The show creates a deep dive in two parallel timelines. One is the 1970’s USA where the story is based and the other is the 1940’s Germany. Each major character in the show who have aged talk of their sufferings in the war and the atrocities they faced in Germany and other countries. For instance, the show talks of Jonah’s grand mom who herself was one of the Jewish survivors to flee to the USA. The narrative focuses a lot on her, her trials and tribulations at a concentration camp, her horrors and her escape to a better life. “Hunters” creates a sizeable number of characters who have a rich back story and quite compellingly ‘gives credence to their rage’. Its this seesawing of two parallel timelines which dominate the show’s storytelling. The ensemble of “The Hunt” is quite colorful. A reclusive millionaire, a student, a once hot actor, an MI6 trained nun, an old Jewish couple,a Vietnam war veteran gives the viewer a feel of the 1970’s and its cultural outbursts. They are all portrayed in the superb opening titles.

Why the 1970’s as a setting ?

David Weil must have had logic issues while portraying Nazi-conflict. Firstly, 1970’s is a time where America is being pulled in different directions. The Cold war is at its peak.In the show, there is a creative leap by which The Watergate scandal is portrayed as a Nazi initiative. Secondly, there are growing hate crimes against African-Americans and violence is rising. And Lastly, one can expect a mid 20’s or 30’s Nazi officer to be ‘reasonably aged’ to carry out crimes in the 1970’s. That gave the show a lot of creative liberties. You cant really have a show like this set “Hunters” is stylized as an event with clothing design, color correction created bespoke for the 70’s experimental era. One can see kids in college listening to Jimi Hendrix music.

The Jordan Peele factor in “Hunters”

Jordan Peele has clearly established his mastery in ‘portrayal of a crime’ rather than just the crime. Be it “Get Out” or “Us”, he creates unique situations for normal people. Eg. In “Get Out” , the protagonist played by Daniel Kaluuya encounters a regular family of his ‘white’ girlfriend who are actually serial killers. Similarly in ‘Us’, Lupita Nyango’ meets her evil twin who is less fortunate than her. Peele uses racial discrimination as a tool for ‘horror’ rather than using ghosts, aliens etc. In “Hunters”, the way the Nazi’s are killed resembles the Peele style of killing. Eg. A former Nazi turned NASA scientist is killed in her shower chamber by using a poisonous gas. The investigating officer jokes that she has been “gassed” to death. Here it is a clear reference to the gas chambers used in the concentration camps. In yet another sequence, a former Nazi is fed ‘shit’ until she pukes to death. These ritualistic style portrayals might have been created from the involvement of Peele who is himself creating alternate and yet brilliant storytelling techniques in his work.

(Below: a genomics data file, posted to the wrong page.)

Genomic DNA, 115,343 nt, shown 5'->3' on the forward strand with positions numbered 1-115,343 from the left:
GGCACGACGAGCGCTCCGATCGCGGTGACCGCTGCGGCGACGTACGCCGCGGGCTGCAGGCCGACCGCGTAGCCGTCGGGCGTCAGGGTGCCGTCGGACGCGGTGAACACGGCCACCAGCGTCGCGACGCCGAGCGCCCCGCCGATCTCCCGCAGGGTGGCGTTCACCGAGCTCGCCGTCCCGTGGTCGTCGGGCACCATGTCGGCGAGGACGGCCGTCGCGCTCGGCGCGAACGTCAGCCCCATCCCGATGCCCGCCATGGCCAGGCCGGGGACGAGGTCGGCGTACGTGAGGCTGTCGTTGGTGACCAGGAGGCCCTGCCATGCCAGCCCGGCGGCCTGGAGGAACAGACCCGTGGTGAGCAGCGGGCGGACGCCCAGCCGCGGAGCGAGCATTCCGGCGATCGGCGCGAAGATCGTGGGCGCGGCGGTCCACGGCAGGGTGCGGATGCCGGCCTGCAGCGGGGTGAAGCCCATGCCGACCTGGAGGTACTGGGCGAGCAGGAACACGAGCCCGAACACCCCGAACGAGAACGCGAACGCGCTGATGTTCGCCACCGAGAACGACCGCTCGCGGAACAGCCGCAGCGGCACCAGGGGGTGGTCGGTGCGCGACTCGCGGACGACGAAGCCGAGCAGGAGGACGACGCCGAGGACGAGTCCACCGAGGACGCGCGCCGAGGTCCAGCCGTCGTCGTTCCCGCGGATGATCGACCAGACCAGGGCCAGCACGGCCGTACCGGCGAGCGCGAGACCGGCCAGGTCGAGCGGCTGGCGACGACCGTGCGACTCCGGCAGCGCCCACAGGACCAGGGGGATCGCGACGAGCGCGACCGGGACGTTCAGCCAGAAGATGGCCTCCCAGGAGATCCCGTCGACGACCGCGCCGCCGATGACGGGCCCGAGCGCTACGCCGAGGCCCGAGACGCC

The show has stunning performances. Al Pacino as the complex Meyer Offerman looks brilliant, he has aced the Jewish look and accent perfectly. Logan Lerman as Jonah shines in his role as he transitions from a reluctant student to a decisive campaigner. Greg Austin as the ruthless Travis Leich looks Nazi at all levels, Jerrika Hinton as FBI Agent Millie Morris impresses with her struggles as an African American ‘woman’ agent. Dylan Baker as Biff Simpson is as terrifying as Christoph Waltz in “Inglorious Basterds”.

Final Verdict

I would give “Hunters” an 8 out of 10 as it creates an out of the box concept which is believable. The show looks a bit drag around the 5th episode and has a 90 minute Pilot. But its final episodes pack a punch. This show will have quite a few Emmy nominations.